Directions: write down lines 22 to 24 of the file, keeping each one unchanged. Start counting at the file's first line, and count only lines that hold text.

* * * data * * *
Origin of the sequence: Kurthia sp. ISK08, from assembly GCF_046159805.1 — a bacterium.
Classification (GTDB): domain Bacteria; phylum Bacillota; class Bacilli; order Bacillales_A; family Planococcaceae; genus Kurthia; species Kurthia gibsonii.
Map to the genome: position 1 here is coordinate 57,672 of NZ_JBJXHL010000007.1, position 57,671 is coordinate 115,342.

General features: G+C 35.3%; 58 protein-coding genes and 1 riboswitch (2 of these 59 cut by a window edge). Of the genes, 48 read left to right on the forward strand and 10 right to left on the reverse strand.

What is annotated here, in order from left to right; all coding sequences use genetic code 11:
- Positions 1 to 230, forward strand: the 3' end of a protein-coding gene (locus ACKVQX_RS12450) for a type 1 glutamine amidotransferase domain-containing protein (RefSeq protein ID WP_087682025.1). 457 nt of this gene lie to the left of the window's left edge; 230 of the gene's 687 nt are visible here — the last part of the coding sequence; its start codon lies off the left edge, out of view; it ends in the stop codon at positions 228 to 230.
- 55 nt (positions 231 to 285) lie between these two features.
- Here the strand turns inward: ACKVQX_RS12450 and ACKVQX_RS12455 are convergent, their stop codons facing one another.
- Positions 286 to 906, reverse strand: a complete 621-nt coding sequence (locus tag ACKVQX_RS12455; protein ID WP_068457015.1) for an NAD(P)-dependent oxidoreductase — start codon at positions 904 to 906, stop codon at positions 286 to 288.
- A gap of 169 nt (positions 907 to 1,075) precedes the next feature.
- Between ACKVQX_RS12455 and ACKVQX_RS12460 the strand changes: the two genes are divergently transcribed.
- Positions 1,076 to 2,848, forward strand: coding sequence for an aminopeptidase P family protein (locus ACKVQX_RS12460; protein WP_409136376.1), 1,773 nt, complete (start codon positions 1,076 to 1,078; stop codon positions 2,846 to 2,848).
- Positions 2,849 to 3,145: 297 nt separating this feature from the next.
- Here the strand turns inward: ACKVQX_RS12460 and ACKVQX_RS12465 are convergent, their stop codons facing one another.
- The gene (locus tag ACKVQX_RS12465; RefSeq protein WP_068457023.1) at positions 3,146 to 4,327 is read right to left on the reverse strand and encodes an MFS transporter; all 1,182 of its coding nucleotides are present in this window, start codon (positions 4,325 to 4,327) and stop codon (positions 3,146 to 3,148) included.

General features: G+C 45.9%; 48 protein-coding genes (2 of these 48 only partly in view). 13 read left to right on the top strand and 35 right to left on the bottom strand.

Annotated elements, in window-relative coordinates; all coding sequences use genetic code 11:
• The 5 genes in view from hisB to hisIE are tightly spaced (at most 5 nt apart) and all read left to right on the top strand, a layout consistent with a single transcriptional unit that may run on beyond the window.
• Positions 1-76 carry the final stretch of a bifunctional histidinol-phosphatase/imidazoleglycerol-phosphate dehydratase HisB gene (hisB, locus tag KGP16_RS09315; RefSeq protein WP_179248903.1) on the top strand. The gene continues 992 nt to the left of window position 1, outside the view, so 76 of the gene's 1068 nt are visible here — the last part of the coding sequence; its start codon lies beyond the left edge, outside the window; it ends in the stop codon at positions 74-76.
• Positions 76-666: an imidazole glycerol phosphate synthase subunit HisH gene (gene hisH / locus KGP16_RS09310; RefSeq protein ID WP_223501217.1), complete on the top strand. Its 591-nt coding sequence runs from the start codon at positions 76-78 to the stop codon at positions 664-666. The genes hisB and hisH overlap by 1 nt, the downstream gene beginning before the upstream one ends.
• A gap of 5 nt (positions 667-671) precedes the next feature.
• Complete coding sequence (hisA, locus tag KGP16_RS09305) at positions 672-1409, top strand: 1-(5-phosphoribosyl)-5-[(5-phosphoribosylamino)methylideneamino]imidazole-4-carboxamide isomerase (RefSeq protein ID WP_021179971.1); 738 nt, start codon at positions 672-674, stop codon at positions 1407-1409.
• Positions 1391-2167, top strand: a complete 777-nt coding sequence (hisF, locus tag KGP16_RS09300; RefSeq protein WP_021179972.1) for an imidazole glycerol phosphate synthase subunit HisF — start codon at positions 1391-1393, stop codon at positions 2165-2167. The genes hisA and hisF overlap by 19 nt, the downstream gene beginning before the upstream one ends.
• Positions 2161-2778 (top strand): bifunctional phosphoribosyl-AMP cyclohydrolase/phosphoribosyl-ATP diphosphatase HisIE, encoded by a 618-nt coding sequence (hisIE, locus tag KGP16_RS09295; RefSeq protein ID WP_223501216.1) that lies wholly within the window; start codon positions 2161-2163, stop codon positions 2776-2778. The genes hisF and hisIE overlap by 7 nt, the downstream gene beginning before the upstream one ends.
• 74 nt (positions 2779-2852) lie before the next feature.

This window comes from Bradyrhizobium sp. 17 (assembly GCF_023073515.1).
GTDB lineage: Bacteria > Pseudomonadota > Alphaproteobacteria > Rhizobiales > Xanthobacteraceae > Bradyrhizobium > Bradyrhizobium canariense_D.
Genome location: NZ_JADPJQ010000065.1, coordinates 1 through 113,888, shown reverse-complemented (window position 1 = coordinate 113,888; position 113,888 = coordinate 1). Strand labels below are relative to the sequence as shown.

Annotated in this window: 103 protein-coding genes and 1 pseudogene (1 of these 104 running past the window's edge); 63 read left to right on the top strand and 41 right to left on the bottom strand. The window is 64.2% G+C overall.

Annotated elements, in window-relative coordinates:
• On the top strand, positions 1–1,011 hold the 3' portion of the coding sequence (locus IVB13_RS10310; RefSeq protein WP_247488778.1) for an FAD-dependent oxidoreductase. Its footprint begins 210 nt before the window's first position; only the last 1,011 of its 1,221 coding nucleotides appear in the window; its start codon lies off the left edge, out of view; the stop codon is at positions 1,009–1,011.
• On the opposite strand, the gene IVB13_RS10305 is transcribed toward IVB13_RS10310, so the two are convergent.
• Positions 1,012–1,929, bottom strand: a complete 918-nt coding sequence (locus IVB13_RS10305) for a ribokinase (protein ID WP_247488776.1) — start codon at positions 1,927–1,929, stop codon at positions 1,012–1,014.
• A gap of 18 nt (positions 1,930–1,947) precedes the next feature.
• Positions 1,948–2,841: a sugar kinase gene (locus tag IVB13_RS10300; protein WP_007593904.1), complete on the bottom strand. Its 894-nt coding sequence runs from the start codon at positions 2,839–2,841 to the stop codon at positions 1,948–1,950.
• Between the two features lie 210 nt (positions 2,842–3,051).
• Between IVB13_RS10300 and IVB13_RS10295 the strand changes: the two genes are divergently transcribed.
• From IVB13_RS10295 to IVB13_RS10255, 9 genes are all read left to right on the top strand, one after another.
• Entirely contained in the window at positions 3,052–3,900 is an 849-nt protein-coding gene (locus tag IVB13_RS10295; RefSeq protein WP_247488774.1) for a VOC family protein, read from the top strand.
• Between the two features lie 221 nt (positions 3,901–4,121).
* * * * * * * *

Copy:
• Complete coding sequence (hisA, locus tag KGP16_RS09305) at positions 672-1409, top strand: 1-(5-phosphoribosyl)-5-[(5-phosphoribosylamino)methylideneamino]imidazole-4-carboxamide isomerase (RefSeq protein ID WP_021179971.1); 738 nt, start codon at positions 672-674, stop codon at positions 1407-1409.
• Positions 1391-2167, top strand: a complete 777-nt coding sequence (hisF, locus tag KGP16_RS09300; RefSeq protein WP_021179972.1) for an imidazole glycerol phosphate synthase subunit HisF — start codon at positions 1391-1393, stop codon at positions 2165-2167. The genes hisA and hisF overlap by 19 nt, the downstream gene beginning before the upstream one ends.
• Positions 2161-2778 (top strand): bifunctional phosphoribosyl-AMP cyclohydrolase/phosphoribosyl-ATP diphosphatase HisIE, encoded by a 618-nt coding sequence (hisIE, locus tag KGP16_RS09295; RefSeq protein ID WP_223501216.1) that lies wholly within the window; start codon positions 2161-2163, stop codon positions 2776-2778. The genes hisF and hisIE overlap by 7 nt, the downstream gene beginning before the upstream one ends.